Tucatinib (Tukysa®; Seattle Genetics) [Prescribing Information]
Sacituzumab govitecan (Trodelvy™; Immunomedics) [Prescribing Information]

Clinical trials
Safety and Efficacy of SGN-LIV1A Plus Pembrolizumab for Patients With Locally-Advanced or Metastatic Triple-Negative Breast Cancer – NCT03310957
A Safety Study of SGN-LIV1A in Breast Cancer Patients – NCT01969643
Safety and Efficacy of SGN-LIV1A Plus Pembrolizumab for Patients With Locally-Advanced or Metastatic Triple-Negative Breast Cancer – NCT03310957
A Study of Tucatinib vs. Placebo in Combination With Ado-trastuzumab Emtansine (T-DM1) for Patients With Advanced or Metastatic HER2+ Breast Cancer (HER2CLIMB-02) – NCT03975647
T-DM1 and Tucatinib Compared With T-DM1 Alone in Preventing Relapses in People With High Risk HER2-Positive Breast Cancer, the CompassHER2 RD Trial – NCT04457596
Tucatinib Plus Trastuzumab in Patients With HER2+ Colorectal Cancer (Mountaineer) – NCT03043313
Tucatinib, Trastuzumab, Ramucirumab, and Paclitaxel Versus Paclitaxel and Ramucirumab in Previously Treated HER2+ Gastroesophageal Cancer (MOUNTAINEER-02) – NCT04499924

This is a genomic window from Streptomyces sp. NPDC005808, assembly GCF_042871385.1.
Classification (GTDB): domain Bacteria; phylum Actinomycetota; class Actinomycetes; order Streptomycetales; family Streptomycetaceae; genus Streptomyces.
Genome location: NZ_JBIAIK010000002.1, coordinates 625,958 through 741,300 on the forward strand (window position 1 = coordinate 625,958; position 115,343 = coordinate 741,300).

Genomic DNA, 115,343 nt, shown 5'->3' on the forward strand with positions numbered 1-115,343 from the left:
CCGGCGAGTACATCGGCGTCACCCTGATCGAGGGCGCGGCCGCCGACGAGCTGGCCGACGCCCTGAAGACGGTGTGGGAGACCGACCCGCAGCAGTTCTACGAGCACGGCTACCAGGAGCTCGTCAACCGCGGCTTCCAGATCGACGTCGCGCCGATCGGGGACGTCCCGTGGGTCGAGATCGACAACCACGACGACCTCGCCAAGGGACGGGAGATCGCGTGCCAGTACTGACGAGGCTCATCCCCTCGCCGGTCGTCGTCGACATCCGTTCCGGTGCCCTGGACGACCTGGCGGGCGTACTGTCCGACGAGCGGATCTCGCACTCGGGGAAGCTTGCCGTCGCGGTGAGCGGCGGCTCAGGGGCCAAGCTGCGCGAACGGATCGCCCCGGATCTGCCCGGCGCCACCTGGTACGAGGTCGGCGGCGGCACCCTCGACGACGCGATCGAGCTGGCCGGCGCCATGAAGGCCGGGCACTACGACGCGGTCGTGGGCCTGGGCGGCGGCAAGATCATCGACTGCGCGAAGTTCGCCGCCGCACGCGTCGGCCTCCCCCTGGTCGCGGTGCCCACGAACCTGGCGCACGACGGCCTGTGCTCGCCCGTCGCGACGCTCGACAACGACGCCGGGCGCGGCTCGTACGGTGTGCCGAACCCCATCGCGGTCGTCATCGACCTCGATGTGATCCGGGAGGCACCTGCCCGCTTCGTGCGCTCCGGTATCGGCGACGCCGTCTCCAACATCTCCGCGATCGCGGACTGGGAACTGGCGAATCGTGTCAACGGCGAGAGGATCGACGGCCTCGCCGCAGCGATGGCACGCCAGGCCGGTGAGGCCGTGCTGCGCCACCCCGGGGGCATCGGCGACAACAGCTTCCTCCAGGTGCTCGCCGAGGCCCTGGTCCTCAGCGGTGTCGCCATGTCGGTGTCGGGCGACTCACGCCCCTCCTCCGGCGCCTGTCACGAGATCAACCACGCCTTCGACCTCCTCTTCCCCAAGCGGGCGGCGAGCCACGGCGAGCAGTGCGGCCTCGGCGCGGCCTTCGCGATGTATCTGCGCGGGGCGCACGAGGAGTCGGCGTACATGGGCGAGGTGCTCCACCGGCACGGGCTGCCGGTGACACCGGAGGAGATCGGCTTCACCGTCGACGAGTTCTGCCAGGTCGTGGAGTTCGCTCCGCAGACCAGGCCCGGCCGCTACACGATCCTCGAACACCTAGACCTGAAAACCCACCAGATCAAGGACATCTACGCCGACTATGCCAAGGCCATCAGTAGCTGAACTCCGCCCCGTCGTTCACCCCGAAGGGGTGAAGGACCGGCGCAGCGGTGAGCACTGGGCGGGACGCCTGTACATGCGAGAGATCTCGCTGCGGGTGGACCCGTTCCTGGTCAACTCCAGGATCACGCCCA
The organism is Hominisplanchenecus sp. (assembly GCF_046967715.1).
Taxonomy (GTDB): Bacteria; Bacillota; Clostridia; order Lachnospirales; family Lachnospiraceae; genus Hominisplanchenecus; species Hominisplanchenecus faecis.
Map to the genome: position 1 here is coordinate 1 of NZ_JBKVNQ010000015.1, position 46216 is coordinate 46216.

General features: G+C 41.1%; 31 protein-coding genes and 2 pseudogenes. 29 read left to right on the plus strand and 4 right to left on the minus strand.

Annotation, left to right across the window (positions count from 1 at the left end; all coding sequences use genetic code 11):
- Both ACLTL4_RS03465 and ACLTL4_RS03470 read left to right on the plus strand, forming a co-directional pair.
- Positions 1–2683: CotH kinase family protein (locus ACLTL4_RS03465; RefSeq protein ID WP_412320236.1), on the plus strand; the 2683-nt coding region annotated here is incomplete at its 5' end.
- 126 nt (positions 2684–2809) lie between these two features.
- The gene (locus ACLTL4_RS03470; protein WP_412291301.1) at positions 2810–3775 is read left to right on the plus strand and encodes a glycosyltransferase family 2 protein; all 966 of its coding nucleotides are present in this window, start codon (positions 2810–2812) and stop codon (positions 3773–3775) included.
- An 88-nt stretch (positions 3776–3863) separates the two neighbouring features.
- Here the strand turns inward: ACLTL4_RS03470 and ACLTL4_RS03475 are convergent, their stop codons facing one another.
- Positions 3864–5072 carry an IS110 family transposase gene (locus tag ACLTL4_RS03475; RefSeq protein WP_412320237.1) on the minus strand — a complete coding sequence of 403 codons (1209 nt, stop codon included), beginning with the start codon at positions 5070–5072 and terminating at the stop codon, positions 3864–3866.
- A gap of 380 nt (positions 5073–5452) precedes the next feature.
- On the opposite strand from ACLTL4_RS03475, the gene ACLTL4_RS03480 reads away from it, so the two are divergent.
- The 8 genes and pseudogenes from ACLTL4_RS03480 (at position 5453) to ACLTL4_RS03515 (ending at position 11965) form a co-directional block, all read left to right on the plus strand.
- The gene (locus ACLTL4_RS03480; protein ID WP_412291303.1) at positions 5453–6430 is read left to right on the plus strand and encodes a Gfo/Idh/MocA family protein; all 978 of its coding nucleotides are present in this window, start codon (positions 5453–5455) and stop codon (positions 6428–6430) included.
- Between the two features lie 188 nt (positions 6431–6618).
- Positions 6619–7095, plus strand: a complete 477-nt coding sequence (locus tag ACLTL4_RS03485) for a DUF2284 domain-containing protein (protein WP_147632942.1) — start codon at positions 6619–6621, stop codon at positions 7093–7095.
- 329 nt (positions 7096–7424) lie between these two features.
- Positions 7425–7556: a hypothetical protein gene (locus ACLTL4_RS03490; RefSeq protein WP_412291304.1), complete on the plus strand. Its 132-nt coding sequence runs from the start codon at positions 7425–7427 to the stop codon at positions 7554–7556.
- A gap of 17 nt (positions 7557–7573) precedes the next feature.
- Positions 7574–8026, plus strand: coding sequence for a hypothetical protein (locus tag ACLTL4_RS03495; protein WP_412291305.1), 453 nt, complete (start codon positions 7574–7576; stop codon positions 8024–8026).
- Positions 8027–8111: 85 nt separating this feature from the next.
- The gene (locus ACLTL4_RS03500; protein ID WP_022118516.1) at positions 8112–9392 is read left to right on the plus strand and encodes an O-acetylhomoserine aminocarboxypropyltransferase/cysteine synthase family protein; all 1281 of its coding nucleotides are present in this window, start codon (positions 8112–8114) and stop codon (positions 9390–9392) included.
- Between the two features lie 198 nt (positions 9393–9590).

Tucatinib Plus Trastuzumab and Oxaliplatin-based Chemotherapy for HER2+ Gastrointestinal Cancers – NCT04430738
A Study of Tucatinib Plus Trastuzumab Deruxtecan in HER2+ Breast Cancer – NCT04539938
Tucatinib in COmbination With Pembrolizumab And TrastuZumab in Women With HER2-Positive Breast Cancer Brain Metastases (TOPAZ) – NCT04512261

Reference
[1] Ladiratuzumab Vedotin (SGN-LIV1A) in Triple Negative Breast Cancers Shows a 29% ORR at the Recommended Dose in Heavily Pretreated Disease. J. Antibody-drug conjugates; December 7, 2017 [Article]
[2] Han HS, Alemany CA, Brown-Glaberman UA, Pluard TJ, Sinha R, Sterrenberg D, Albain KS, Basho RK, Biggs D, Boni V, Diab S, Tsai ML, et al. SGNLVA-002: Single-arm, open label phase Ib/II study of ladiratuzumab vedotin (LV) in combination with pembrolizumab for first-line treatment of patients with unresectable locally advanced or metastatic triple-negative breast cancer. Journal of Clinical Oncology 2019 37:15_suppl, TPS1110-TPS1110 [Article]